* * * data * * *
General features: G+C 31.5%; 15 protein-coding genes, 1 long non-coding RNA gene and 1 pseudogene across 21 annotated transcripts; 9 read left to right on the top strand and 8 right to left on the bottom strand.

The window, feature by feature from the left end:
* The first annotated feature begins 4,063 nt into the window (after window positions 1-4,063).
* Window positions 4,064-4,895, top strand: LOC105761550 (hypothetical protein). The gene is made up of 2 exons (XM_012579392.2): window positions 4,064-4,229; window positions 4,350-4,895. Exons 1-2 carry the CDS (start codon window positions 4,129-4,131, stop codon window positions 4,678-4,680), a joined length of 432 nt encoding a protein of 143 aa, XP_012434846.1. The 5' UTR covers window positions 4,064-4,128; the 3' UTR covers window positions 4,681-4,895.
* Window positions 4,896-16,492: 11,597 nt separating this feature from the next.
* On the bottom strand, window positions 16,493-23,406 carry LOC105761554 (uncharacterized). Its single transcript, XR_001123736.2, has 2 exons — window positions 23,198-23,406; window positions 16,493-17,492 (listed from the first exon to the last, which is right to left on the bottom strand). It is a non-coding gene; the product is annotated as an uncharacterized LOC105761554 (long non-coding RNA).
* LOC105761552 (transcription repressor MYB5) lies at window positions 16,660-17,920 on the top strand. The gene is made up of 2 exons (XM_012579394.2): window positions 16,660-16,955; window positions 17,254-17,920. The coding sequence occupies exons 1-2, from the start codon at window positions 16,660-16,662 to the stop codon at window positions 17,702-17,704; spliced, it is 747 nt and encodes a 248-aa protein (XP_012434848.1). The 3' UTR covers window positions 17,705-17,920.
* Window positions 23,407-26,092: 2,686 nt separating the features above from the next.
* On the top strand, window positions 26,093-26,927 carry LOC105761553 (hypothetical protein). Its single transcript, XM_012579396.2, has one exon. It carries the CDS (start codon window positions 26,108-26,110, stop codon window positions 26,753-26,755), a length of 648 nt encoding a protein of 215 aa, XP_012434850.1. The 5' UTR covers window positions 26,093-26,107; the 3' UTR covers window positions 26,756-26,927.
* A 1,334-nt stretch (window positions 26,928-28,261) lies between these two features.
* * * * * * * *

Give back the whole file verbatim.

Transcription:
General features: G+C 31.5%; 15 protein-coding genes, 1 long non-coding RNA gene and 1 pseudogene across 21 annotated transcripts; 9 read left to right on the top strand and 8 right to left on the bottom strand.

The window, feature by feature from the left end:
* The first annotated feature begins 4,063 nt into the window (after window positions 1-4,063).
* Window positions 4,064-4,895, top strand: LOC105761550 (hypothetical protein). The gene is made up of 2 exons (XM_012579392.2): window positions 4,064-4,229; window positions 4,350-4,895. Exons 1-2 carry the CDS (start codon window positions 4,129-4,131, stop codon window positions 4,678-4,680), a joined length of 432 nt encoding a protein of 143 aa, XP_012434846.1. The 5' UTR covers window positions 4,064-4,128; the 3' UTR covers window positions 4,681-4,895.
* Window positions 4,896-16,492: 11,597 nt separating this feature from the next.
* On the bottom strand, window positions 16,493-23,406 carry LOC105761554 (uncharacterized). Its single transcript, XR_001123736.2, has 2 exons — window positions 23,198-23,406; window positions 16,493-17,492 (listed from the first exon to the last, which is right to left on the bottom strand). It is a non-coding gene; the product is annotated as an uncharacterized LOC105761554 (long non-coding RNA).
* LOC105761552 (transcription repressor MYB5) lies at window positions 16,660-17,920 on the top strand. The gene is made up of 2 exons (XM_012579394.2): window positions 16,660-16,955; window positions 17,254-17,920. The coding sequence occupies exons 1-2, from the start codon at window positions 16,660-16,662 to the stop codon at window positions 17,702-17,704; spliced, it is 747 nt and encodes a 248-aa protein (XP_012434848.1). The 3' UTR covers window positions 17,705-17,920.
* Window positions 23,407-26,092: 2,686 nt separating the features above from the next.
* On the top strand, window positions 26,093-26,927 carry LOC105761553 (hypothetical protein). Its single transcript, XM_012579396.2, has one exon. It carries the CDS (start codon window positions 26,108-26,110, stop codon window positions 26,753-26,755), a length of 648 nt encoding a protein of 215 aa, XP_012434850.1. The 5' UTR covers window positions 26,093-26,107; the 3' UTR covers window positions 26,756-26,927.
* A 1,334-nt stretch (window positions 26,928-28,261) lies between these two features.